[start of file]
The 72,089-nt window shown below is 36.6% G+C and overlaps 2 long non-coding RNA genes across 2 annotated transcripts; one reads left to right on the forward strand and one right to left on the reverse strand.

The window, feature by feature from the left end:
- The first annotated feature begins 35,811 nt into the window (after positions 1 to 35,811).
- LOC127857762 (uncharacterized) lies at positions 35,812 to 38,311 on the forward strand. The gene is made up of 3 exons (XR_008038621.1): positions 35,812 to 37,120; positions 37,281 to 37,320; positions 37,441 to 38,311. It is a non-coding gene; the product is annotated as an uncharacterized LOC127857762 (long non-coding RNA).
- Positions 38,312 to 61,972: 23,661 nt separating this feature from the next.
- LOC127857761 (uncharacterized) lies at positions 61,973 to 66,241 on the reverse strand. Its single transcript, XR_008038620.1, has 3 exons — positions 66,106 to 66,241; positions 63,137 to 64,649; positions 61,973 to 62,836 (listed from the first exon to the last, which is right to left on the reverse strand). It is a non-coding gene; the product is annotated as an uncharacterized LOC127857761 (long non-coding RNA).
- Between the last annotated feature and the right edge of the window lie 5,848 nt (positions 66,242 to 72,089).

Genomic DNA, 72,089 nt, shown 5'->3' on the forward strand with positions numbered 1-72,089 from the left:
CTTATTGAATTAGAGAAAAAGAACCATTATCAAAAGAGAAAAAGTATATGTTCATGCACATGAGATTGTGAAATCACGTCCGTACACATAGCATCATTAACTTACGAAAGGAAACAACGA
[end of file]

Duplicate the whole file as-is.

The 72,089-nt window shown below is 36.6% G+C and overlaps 2 long non-coding RNA genes across 2 annotated transcripts; one reads left to right on the forward strand and one right to left on the reverse strand.

The window, feature by feature from the left end:
- The first annotated feature begins 35,811 nt into the window (after positions 1 to 35,811).
- LOC127857762 (uncharacterized) lies at positions 35,812 to 38,311 on the forward strand. The gene is made up of 3 exons (XR_008038621.1): positions 35,812 to 37,120; positions 37,281 to 37,320; positions 37,441 to 38,311. It is a non-coding gene; the product is annotated as an uncharacterized LOC127857762 (long non-coding RNA).
- Positions 38,312 to 61,972: 23,661 nt separating this feature from the next.
- LOC127857761 (uncharacterized) lies at positions 61,973 to 66,241 on the reverse strand. Its single transcript, XR_008038620.1, has 3 exons — positions 66,106 to 66,241; positions 63,137 to 64,649; positions 61,973 to 62,836 (listed from the first exon to the last, which is right to left on the reverse strand). It is a non-coding gene; the product is annotated as an uncharacterized LOC127857761 (long non-coding RNA).
- Between the last annotated feature and the right edge of the window lie 5,848 nt (positions 66,242 to 72,089).

Genomic DNA, 72,089 nt, shown 5'->3' on the forward strand with positions numbered 1-72,089 from the left:
CTTATTGAATTAGAGAAAAAGAACCATTATCAAAAGAGAAAAAGTATATGTTCATGCACATGAGATTGTGAAATCACGTCCGTACACATAGCATCATTAACTTACGAAAGGAAACAACGA